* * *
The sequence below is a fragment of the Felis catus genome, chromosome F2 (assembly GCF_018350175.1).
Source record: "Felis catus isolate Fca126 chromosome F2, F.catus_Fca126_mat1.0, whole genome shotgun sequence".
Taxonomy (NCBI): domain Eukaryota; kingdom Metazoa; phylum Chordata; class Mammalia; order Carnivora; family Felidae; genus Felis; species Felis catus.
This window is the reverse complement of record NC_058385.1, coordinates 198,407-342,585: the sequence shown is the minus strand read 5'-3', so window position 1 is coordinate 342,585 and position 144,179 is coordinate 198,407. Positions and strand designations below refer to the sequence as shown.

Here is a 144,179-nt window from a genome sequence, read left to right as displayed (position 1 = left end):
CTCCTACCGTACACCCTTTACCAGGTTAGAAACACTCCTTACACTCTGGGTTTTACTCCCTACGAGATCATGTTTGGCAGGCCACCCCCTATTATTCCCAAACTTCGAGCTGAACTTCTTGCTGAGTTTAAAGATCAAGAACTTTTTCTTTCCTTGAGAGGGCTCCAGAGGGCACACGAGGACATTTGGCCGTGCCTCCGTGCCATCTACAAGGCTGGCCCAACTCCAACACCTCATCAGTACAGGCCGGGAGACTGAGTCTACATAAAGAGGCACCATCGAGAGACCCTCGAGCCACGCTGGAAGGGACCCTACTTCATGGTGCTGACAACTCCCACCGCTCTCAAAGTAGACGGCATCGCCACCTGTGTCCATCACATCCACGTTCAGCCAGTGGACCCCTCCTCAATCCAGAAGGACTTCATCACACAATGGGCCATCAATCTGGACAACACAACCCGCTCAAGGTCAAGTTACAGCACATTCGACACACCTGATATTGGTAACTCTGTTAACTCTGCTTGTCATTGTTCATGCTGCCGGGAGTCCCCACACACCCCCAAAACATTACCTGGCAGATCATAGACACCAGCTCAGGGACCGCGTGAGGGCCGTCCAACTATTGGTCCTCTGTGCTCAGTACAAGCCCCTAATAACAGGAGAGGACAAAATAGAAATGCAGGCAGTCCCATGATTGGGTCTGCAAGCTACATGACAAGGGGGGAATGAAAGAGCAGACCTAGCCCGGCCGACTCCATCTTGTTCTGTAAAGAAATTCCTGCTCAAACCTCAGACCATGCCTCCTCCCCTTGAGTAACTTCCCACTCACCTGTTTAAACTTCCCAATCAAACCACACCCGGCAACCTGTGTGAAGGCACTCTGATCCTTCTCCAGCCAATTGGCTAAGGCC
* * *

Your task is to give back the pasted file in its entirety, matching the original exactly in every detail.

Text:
The sequence below is a fragment of the Felis catus genome, chromosome F2 (assembly GCF_018350175.1).
Source record: "Felis catus isolate Fca126 chromosome F2, F.catus_Fca126_mat1.0, whole genome shotgun sequence".
Taxonomy (NCBI): domain Eukaryota; kingdom Metazoa; phylum Chordata; class Mammalia; order Carnivora; family Felidae; genus Felis; species Felis catus.
This window is the reverse complement of record NC_058385.1, coordinates 198,407-342,585: the sequence shown is the minus strand read 5'-3', so window position 1 is coordinate 342,585 and position 144,179 is coordinate 198,407. Positions and strand designations below refer to the sequence as shown.

Here is a 144,179-nt window from a genome sequence, read left to right as displayed (position 1 = left end):
CTCCTACCGTACACCCTTTACCAGGTTAGAAACACTCCTTACACTCTGGGTTTTACTCCCTACGAGATCATGTTTGGCAGGCCACCCCCTATTATTCCCAAACTTCGAGCTGAACTTCTTGCTGAGTTTAAAGATCAAGAACTTTTTCTTTCCTTGAGAGGGCTCCAGAGGGCACACGAGGACATTTGGCCGTGCCTCCGTGCCATCTACAAGGCTGGCCCAACTCCAACACCTCATCAGTACAGGCCGGGAGACTGAGTCTACATAAAGAGGCACCATCGAGAGACCCTCGAGCCACGCTGGAAGGGACCCTACTTCATGGTGCTGACAACTCCCACCGCTCTCAAAGTAGACGGCATCGCCACCTGTGTCCATCACATCCACGTTCAGCCAGTGGACCCCTCCTCAATCCAGAAGGACTTCATCACACAATGGGCCATCAATCTGGACAACACAACCCGCTCAAGGTCAAGTTACAGCACATTCGACACACCTGATATTGGTAACTCTGTTAACTCTGCTTGTCATTGTTCATGCTGCCGGGAGTCCCCACACACCCCCAAAACATTACCTGGCAGATCATAGACACCAGCTCAGGGACCGCGTGAGGGCCGTCCAACTATTGGTCCTCTGTGCTCAGTACAAGCCCCTAATAACAGGAGAGGACAAAATAGAAATGCAGGCAGTCCCATGATTGGGTCTGCAAGCTACATGACAAGGGGGGAATGAAAGAGCAGACCTAGCCCGGCCGACTCCATCTTGTTCTGTAAAGAAATTCCTGCTCAAACCTCAGACCATGCCTCCTCCCCTTGAGTAACTTCCCACTCACCTGTTTAAACTTCCCAATCAAACCACACCCGGCAACCTGTGTGAAGGCACTCTGATCCTTCTCCAGCCAATTGGCTAAGGCC